If this story was a one-act play, it might be titled âForgiveness.â Here, we get a sense of Godâs love, of Godâs composed and collected way of accepting our broken pleas, our vulnerable moments, and refusing to turn away from them. While we may find it difficult to forgive, we see that forgiveness is natural to God. While we may find ourselves cringing away from the brokenness of others, we see that God never blinks. For Simon, and maybe for us, this introduction to a God so full of love and so ready to reconcile with us can be almost too much to bear.
In todayâs reading from Galatians, we find Paul taking a stab at using theological language to describe the type of forgiveness that Jesus displays at Simonâs house. While the Woman with the Alabaster Jar ignites the right side of our brains, Paul goes to work on the left. âWe know that a person is justified not by works of the law but through faith in Jesus Christ,â he writes. âBut if in our effort to be justified in Christ, we ourselves have been found to be sinners, is Christ then a servant of sin? Certainly not!â
âJustified,â âfaith,â âworks,â âlaw,â âsinâ: Paul throws around heavy religious words that can be hard get a handle on. The underlying theme of this and many of Paulâs points is that through the person of Jesus â his whole life, his death, his resurrection and ascension â we, as individuals and as a gathered community, find unity with God. It is through faith in Jesus that all of our sins are forgiven. Even that sin, whether it be one or many, that we cannot even name, that causes us to weep as we crouch at Christâs feet.
Back in Simonâs dining room, Jesus is about to show his true colors, revealing that he doesnât care too much for fancy dinner parties or the invitations of respected hosts. While Jesus may have been a bit of a curiosity to Simon, the Phariseeâs status was of little interest to his guest. When Simon questions Jesusâ status as a prophet, claiming that if he really was what he said he was, he would know that this woman with her tears and her kisses was a sinner, Jesus calmly responds. I imagine him meeting Simonâs gaze across the table, setting down his glass, staring for a while. In case we were wondering who is in charge here, we are about to find out. âSimon, I have something to say to you,â Jesus begins, and then he tells a story.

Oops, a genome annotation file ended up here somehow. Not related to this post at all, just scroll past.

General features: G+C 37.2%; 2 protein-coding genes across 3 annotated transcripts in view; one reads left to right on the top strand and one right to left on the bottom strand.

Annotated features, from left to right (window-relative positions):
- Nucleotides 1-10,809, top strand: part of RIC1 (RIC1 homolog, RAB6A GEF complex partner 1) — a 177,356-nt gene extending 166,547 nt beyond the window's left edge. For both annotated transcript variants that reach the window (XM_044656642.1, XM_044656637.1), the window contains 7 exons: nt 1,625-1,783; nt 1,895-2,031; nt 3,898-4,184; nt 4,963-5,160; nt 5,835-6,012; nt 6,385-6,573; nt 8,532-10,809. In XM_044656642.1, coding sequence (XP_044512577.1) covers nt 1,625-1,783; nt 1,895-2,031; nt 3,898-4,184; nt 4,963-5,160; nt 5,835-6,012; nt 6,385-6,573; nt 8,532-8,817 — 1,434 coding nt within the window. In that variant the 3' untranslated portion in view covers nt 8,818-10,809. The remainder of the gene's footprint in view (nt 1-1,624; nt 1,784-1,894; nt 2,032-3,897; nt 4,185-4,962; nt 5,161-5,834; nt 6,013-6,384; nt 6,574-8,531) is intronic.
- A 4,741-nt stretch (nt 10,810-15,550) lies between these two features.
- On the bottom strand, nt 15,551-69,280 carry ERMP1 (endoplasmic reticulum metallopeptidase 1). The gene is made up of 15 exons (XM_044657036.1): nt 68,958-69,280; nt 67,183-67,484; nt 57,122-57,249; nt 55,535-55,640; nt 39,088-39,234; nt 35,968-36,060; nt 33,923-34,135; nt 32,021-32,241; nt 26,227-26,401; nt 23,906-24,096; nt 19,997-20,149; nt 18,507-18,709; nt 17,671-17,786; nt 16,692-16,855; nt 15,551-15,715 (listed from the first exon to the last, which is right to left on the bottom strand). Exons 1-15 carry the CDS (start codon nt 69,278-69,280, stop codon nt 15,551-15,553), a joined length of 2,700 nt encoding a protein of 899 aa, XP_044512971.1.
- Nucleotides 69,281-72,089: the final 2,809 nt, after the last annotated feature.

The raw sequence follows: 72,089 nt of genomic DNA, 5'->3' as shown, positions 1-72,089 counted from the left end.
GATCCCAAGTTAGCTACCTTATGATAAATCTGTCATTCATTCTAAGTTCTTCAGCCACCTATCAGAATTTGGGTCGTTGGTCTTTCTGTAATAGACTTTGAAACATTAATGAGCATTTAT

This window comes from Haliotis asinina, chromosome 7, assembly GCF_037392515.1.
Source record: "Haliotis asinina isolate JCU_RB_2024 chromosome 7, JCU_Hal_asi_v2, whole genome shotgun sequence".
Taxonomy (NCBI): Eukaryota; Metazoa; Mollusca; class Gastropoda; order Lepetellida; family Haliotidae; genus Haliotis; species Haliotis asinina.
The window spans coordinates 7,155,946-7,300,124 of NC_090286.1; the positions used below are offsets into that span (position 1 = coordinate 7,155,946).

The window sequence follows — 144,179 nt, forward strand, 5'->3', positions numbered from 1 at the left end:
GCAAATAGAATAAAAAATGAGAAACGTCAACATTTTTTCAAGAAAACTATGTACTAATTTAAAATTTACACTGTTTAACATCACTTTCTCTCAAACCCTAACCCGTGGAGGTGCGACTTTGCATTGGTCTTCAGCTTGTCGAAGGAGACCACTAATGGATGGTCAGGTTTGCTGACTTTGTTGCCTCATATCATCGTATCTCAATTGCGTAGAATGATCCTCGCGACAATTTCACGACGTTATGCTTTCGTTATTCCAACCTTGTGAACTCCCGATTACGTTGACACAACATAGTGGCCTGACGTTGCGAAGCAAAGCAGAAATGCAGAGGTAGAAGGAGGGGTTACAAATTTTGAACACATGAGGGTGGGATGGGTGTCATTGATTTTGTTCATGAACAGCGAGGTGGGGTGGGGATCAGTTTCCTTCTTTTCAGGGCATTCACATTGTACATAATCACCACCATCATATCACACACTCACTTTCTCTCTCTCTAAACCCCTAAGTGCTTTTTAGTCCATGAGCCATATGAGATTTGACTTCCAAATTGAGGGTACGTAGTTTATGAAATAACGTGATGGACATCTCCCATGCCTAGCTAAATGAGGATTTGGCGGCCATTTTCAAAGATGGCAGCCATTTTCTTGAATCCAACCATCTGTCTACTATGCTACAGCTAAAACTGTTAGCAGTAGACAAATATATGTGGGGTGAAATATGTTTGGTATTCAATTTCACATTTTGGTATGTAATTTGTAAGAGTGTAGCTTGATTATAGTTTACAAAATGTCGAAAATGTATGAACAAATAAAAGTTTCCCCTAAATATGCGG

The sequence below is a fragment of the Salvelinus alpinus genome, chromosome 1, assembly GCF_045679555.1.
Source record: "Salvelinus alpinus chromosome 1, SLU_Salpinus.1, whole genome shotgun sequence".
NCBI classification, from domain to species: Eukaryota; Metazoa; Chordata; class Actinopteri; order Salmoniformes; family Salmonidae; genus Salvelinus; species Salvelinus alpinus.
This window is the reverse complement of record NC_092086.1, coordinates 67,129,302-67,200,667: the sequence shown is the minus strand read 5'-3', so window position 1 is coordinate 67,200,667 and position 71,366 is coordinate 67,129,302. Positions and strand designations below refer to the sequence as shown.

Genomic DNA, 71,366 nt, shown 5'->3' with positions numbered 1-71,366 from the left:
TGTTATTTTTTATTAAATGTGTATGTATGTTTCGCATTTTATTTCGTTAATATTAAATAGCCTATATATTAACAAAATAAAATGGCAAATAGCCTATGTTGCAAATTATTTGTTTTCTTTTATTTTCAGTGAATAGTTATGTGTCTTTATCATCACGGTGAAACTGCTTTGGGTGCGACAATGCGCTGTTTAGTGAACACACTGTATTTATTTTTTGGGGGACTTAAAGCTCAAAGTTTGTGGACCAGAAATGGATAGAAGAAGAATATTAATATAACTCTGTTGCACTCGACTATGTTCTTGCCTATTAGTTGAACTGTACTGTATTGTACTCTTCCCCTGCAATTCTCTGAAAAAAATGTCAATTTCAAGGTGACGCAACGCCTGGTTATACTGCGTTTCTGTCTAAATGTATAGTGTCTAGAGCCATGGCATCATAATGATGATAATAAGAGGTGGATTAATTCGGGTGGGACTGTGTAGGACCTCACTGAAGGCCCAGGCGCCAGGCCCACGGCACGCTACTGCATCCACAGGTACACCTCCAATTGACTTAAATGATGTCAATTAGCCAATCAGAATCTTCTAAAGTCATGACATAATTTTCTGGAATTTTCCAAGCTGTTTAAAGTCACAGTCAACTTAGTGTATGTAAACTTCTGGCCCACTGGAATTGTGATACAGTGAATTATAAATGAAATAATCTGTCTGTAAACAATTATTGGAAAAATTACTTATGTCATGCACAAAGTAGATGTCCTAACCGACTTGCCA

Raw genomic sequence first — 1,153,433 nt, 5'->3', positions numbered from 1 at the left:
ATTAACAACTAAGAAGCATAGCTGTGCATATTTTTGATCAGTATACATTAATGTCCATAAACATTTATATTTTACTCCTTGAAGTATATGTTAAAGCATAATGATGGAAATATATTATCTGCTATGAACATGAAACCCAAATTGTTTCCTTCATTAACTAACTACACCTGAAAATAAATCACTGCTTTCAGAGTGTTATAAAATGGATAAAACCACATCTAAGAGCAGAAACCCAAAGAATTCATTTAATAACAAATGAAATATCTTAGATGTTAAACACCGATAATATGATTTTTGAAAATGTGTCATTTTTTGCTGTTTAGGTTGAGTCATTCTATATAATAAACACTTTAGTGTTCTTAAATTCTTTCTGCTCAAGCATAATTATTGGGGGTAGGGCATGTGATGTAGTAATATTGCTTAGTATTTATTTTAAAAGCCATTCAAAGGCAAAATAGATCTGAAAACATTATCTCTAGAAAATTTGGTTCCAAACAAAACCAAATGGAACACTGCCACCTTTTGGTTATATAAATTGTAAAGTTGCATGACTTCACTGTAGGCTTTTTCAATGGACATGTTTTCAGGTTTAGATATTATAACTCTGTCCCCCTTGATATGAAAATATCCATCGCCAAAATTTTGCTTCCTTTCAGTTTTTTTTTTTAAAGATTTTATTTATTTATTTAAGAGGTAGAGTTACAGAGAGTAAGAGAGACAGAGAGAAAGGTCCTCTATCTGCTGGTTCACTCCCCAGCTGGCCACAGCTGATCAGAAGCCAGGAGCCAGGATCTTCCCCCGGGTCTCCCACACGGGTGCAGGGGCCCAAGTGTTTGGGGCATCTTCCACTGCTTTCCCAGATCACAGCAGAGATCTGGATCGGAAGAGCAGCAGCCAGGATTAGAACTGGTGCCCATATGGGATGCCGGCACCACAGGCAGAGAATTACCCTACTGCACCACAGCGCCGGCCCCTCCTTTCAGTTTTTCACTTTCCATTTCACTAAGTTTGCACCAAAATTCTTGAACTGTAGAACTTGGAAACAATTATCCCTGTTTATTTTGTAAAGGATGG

The parable is a simple one. A creditor has two debtors, one who owes a lot of money and one who owes less. Neither of them could pay, so the creditor cancels both debts. In the end, the one with the greater debt loved the creditor more, Jesus and Simon agree. âThe one to whom little is forgiven loves little,â Jesus says. Then he turns to the woman and tells her that she is forgiven. Her sins, known to him alone, have been wiped away like the dust on his feet, and she is free to go and live a new life in the assurance of Godâs grace.
This final exchange is the resolution of the one-act play and it is the perfect image to go along with Paulâs words about sin and justification. The audience knows that something important has happened, for the Woman with the Alabaster Jar, for us. Like any good play, when the lights go down, the attention shifts from the stage to the silent working of the audienceâs hearts and minds, where the lessons learned struggle to take root and grow.
Like Simon, we all might have an intellectual interest in Jesus, an interest that extends about as far as a carefully casual dinner party with Christ as the guest of honor. But we have our âalabaster jarâ side, too â that part of us that yearns for reconciliation and forgiveness, that wells up with emotion when we think of the pain and the wrong that we cannot name. Here we learn that Jesus knows us better than anyone else, that he accepts our offerings no matter how awkward, how ugly, and forgives.